Mall owner given more time to avoid bankruptcy

BOARDMAN — Senior noteholders and some creditors of Washington Prime Group Inc., owner / operator of the Southern Park Mall, have given the financially strapped company more time to try to avoid bankruptcy.

According to a filing Monday with the U.S. Securities and Exchange Commission, the Columbus-based company was given a two-week extension on forbearance agreements officials reached earlier this month.

The agreements are now extended to 11:59 p.m. April 14.

During the period, the retail real estate investment trust that has more than 100 shopping centers across the U.S. continues to engage the noteholders and lenders to restructure its capital structure, according to the filing.

Earlier this month, Bloomberg reported Guggenheim Securities LLC, a global investment firm Washington Prime enlisted to help it in the financial talks, has discussed with prospective lenders a possible $150 million debtor-in-possession loan.

The agreements were announced March 16 in Washington Prime’s fourth quarter and full-year 2020 financial results. That was one day before the expiration of a 30-day grace period the company had to make a $23.2 million loan payment after skipping it in February.

The report also included other sobering details of the company’s financial health. Washington Prime finished the last three months of 2020 with a net loss of $111.4 million, and company management noted in the report of hefty doubt regarding the company’s “ability to continue as a going concern …”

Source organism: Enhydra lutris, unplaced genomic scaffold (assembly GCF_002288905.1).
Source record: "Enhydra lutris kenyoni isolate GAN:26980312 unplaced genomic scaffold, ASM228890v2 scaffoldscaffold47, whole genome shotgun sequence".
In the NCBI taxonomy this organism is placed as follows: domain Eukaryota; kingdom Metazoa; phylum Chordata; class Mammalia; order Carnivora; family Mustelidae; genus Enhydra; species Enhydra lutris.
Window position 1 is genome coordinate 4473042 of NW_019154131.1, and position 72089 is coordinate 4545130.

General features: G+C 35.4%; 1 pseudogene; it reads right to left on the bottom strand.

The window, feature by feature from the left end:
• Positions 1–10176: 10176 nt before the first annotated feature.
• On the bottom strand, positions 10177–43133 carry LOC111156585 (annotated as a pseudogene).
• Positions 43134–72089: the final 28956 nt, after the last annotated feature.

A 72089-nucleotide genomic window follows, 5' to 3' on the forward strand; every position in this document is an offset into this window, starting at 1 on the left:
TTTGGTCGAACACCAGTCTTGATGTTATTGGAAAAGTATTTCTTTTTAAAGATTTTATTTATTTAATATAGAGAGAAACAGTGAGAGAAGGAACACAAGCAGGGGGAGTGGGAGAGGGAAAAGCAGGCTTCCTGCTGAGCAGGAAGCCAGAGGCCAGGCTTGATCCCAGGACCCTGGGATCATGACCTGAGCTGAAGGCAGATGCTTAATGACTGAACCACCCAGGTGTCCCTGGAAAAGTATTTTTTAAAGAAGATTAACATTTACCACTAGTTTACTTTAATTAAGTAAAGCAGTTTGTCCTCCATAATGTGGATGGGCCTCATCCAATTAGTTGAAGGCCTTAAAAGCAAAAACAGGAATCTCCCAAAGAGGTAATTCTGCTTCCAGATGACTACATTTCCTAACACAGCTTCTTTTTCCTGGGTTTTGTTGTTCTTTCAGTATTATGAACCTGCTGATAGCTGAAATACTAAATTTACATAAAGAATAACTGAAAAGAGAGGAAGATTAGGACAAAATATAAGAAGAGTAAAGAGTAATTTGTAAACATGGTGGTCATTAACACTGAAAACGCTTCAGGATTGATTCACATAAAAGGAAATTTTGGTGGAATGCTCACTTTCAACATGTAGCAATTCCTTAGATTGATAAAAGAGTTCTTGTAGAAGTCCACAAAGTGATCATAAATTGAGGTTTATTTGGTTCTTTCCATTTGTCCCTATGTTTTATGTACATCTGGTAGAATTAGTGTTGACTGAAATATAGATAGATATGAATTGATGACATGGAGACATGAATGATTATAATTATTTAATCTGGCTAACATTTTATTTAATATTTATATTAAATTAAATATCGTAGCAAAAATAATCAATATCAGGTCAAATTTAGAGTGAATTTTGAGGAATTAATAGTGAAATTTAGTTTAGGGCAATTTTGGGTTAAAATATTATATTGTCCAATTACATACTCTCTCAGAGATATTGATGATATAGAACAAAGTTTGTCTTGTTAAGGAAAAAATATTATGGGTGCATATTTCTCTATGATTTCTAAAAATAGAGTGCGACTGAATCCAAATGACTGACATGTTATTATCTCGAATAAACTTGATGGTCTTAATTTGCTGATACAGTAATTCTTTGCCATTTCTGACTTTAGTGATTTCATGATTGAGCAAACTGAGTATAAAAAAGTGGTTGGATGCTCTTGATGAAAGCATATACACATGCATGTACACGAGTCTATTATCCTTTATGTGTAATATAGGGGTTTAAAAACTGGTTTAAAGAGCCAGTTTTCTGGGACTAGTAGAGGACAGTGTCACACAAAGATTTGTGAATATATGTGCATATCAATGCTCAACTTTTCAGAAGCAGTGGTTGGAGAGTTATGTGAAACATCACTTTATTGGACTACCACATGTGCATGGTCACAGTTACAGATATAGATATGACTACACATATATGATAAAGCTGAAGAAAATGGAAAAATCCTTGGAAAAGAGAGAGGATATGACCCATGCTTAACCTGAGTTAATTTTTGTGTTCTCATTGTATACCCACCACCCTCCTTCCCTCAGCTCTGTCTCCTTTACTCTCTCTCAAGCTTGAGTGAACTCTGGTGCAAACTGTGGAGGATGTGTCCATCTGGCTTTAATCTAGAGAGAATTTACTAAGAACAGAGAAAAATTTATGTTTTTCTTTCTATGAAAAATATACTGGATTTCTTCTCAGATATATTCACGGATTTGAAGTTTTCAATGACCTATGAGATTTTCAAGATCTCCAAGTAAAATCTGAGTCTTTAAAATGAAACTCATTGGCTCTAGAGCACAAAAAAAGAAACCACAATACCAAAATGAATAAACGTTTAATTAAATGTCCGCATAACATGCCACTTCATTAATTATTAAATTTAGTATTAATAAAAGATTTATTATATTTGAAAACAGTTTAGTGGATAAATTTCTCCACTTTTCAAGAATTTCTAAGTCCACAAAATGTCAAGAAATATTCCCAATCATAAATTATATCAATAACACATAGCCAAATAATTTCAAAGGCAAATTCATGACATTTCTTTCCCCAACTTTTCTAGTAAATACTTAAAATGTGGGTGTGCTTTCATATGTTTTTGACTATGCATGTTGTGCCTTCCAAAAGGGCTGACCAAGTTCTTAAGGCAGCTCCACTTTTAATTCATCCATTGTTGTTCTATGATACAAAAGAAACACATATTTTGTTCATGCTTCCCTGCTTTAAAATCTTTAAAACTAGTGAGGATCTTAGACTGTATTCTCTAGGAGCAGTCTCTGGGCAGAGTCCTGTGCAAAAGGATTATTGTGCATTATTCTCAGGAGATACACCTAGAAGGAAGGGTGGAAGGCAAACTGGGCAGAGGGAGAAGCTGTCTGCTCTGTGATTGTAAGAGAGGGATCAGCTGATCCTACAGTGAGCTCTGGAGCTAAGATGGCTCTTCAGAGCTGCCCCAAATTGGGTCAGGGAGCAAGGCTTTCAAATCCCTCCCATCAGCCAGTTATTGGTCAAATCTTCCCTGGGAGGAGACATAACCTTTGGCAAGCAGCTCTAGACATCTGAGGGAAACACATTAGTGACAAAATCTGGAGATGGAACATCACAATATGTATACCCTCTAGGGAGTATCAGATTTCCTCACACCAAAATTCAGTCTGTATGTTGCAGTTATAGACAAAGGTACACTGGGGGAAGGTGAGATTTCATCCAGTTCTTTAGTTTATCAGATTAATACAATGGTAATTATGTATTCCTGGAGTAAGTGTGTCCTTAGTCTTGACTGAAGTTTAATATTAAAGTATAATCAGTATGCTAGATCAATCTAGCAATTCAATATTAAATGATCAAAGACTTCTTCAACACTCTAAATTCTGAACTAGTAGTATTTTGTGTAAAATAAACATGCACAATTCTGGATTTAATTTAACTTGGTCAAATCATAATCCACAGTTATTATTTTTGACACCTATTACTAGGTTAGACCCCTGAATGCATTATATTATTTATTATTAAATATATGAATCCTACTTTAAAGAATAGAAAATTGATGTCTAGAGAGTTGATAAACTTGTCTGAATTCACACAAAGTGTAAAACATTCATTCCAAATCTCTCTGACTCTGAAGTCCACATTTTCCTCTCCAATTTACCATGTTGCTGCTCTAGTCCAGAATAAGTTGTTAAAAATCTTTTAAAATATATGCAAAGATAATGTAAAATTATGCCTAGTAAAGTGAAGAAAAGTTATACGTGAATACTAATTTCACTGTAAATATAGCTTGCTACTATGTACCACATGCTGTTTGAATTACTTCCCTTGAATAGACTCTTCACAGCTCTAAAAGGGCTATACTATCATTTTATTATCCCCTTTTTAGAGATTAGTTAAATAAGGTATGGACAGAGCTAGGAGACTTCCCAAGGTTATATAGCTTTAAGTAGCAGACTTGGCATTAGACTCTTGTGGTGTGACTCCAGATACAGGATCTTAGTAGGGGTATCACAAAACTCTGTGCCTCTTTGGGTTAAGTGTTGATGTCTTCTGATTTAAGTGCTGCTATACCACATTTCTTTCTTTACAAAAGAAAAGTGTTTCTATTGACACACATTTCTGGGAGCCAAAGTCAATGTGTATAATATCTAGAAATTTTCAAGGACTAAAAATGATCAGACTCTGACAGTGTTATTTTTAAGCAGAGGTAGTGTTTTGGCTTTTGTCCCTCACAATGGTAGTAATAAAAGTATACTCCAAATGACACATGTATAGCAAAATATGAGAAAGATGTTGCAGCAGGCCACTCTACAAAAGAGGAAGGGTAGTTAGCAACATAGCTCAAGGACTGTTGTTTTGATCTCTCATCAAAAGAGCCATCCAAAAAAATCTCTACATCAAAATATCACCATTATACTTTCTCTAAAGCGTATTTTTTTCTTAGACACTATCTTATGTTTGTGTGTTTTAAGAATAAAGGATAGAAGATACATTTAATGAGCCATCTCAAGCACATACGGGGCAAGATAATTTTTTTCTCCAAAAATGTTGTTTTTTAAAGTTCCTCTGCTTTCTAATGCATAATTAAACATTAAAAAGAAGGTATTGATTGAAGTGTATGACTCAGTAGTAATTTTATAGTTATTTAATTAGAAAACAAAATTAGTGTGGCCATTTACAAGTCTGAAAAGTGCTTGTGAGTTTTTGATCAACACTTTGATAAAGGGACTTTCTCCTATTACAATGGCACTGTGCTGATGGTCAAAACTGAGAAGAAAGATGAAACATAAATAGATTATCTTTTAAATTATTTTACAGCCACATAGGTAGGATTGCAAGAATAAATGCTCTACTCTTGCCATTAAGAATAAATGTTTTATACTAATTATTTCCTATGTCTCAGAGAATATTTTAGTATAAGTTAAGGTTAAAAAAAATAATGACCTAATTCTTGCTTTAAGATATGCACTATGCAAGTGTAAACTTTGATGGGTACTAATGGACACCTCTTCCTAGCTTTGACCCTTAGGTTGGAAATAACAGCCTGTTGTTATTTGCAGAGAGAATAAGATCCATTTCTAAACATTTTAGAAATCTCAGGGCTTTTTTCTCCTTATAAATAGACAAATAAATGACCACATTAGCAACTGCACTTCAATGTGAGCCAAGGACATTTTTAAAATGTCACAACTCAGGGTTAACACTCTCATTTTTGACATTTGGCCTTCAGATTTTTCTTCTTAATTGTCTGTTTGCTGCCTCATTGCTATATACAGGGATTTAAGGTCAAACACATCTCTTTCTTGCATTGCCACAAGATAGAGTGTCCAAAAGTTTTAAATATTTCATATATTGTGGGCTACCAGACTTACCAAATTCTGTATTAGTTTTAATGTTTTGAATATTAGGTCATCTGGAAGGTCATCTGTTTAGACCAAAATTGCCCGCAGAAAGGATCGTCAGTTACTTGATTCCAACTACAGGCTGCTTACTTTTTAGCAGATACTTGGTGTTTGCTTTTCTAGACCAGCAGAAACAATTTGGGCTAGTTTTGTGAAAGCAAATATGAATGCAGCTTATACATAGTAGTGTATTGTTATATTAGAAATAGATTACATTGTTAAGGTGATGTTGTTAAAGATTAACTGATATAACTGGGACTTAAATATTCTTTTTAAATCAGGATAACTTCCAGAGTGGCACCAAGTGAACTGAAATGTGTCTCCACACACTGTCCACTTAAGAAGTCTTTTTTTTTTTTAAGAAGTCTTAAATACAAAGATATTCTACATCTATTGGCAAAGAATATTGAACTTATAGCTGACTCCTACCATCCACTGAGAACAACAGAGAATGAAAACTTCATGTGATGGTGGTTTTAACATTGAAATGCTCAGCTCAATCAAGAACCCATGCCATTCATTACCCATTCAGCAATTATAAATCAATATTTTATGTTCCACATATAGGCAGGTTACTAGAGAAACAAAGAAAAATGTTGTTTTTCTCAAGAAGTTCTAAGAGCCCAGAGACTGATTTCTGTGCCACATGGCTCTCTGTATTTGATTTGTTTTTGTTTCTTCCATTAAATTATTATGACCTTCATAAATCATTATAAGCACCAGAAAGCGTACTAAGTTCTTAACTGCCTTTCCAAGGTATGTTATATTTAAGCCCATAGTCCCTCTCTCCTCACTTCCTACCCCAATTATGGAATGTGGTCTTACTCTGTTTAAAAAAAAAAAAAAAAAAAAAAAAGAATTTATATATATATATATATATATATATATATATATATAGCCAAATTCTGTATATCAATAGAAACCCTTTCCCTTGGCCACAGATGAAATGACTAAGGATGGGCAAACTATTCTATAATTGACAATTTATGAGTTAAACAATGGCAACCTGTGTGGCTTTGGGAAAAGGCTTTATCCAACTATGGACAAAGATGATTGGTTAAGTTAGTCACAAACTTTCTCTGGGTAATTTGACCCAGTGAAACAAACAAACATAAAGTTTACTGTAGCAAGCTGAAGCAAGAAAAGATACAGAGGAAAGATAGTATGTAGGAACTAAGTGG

Some of the discussions thus far have included reorganization through Chapter 11 bankruptcy, the report states.

Throughout the course of the recent financial struggles, the company has stated it expects business at its shopping centers, including Southern Park Mall, to continue as usual.

It later confirmed in a news release it remains committed to a more than $30 million investment at Southern Park Mall over the next several years. Already, about $9 million has been spent, according to the company.

Those investments include storm water infrastructure, a hike and bike path across the mall property, green space called DeBartolo Commons, a connection from DeBartolo Commons to Boardman Park, a retail and entertainment hub, and expansions in real estate property, sales and income tax bases.

Washington Prime stock closed trading Monday at $2.18 per share, up 4.31 percent. Its stock fell 60 percent to $2.51 per share after a March 4 report from Bloomberg that the company was considering bankruptcy.


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